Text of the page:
COMMENTS / EXPERT ASSESSMENT
Global minimum tax should think of benefits of developing countries
Published: Jul 06, 2021 09:07 PM
Illstration: Tang Tengfei/GT

Illstration: Tang Tengfei/GT

G20 finance ministers and central bank governors are set to have the third meeting under the Italian G20 presidency on Friday and Saturday in Venice, Italy. Among agenda which includes promoting a post-COVID recovery and a more sustainable growth, the global minimum corporation tax issue is expected to attract widespread attention.

Since finance leaders from the G7 countries agreed to back a new global minimum tax rate of at least 15 percent on June 5th, it has sparked debate among economies around the world. While G7 economies strongly endorse the agreement, some developing economies refuse to support the proposal. This week's G20 finance ministers' meeting will go a long way in determining whether the proposal can win broad support from major developing economies.

Although the Paris-based Organisation for Economic Cooperation and Development (OECD) said 130 countries have agreed to a conceptual framework includes a 15 percent minimum corporate tax rate, which had been proposed by the US, some finance officials of G20 member countries have spoken out against the commitment ahead of the meeting, according to media reports.

Martín Guzmán, the finance minister of Argentina, said the 15 percent minimum rate is far too low. When the G20 meets in Venice, Argentina will argue for a higher minimum tax rate not less than 21, Forbes reported on June 30. Outside of the G20, developing countries are likely to push for an even higher minimum tax rate, the report said.

From the perspective of protecting the functioning of corporations and combating unreasonable tax avoidance, the global minimum tax proposal will play a positive role. According to the blueprint of the global minimum corporate tax deal, multinational corporations would pay an appropriate share of tax wherever they operate, which will stop countries from luring multinational companies with unreasonable low tax rates.

However, by proposing a global minimum tax, the goal of major developed economies, led by the US, is essentially to keep more money in their own pocket. It's crucial that the deal not become a scheme aimed at serving the interests of developed countries. Negotiators need to further consider the needs of developing countries.

A pattern has become increasingly obvious. Following a US-led effort within the G7, proposals are then put to the G20 for further discussion. When G7 has reached consensus on certain issue, it's easier to reach an agreement in G20 meeting. Countries should be aware that the US' attempt to influence the G20 through its control of G7. Whether it is the minimum tax issue or other issues, the G20 meeting should play a role in further balancing the opinions of more countries in the discussion process.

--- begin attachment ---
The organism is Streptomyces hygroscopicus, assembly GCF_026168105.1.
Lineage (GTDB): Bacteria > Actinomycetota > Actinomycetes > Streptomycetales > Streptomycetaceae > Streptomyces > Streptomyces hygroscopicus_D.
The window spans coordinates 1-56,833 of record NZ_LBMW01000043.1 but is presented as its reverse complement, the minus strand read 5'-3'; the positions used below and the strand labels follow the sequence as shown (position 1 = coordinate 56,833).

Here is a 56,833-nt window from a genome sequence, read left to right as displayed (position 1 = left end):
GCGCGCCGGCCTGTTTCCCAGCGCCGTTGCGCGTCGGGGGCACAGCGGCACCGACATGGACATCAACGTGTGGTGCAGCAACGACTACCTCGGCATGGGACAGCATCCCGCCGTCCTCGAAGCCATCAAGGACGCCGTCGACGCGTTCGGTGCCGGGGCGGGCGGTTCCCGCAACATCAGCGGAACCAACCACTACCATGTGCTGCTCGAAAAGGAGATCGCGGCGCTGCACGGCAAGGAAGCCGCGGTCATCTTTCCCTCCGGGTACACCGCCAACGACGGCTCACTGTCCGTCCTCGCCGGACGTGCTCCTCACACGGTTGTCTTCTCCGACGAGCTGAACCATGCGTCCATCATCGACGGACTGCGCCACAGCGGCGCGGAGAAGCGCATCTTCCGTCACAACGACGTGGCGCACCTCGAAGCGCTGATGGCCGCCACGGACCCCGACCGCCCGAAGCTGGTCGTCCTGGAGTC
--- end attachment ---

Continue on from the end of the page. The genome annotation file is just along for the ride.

Although the negotiations on the global minimum corporate tax rate are in theory simpler and less controversial, before a broad agreement is reached, the demands of developing countries should be considered, including guaranteeing national fiscal revenues, and differentiated standards for different industries and different economic and trade zones.

In any future implementation process, it is suggested that a transition period should be set, and each country should make their own preparations. At the same time, some developing countries with difficulties should also set aside a longer transition time.

Globally, the balance of corporate income tax is a new issue for governments and regulators. While taking a positive attitude to positively participate in the negotiation of the new deal, China should also make necessary preparations. For different sectors and regions, more detailed calculations and evaluations need to be undertaken.

In general, the 15 percent rate in the world will not significantly impact China. China's corporate profit tax rate is 25 percent. High-tech companies in China enjoy a preferential corporate income tax rate of 15 percent. They will not be affected. For some industries or economic experimental zones currently enjoy lower tax rate than 15 percent, they may be affected. There should be policy coordination arrangements.

The author is a vice chairman of the China Society for World Trade Organization Studies in Beijing, and former president of the research institute of China's Ministry of Commerce. bizopinion@globaltimes.com.cn
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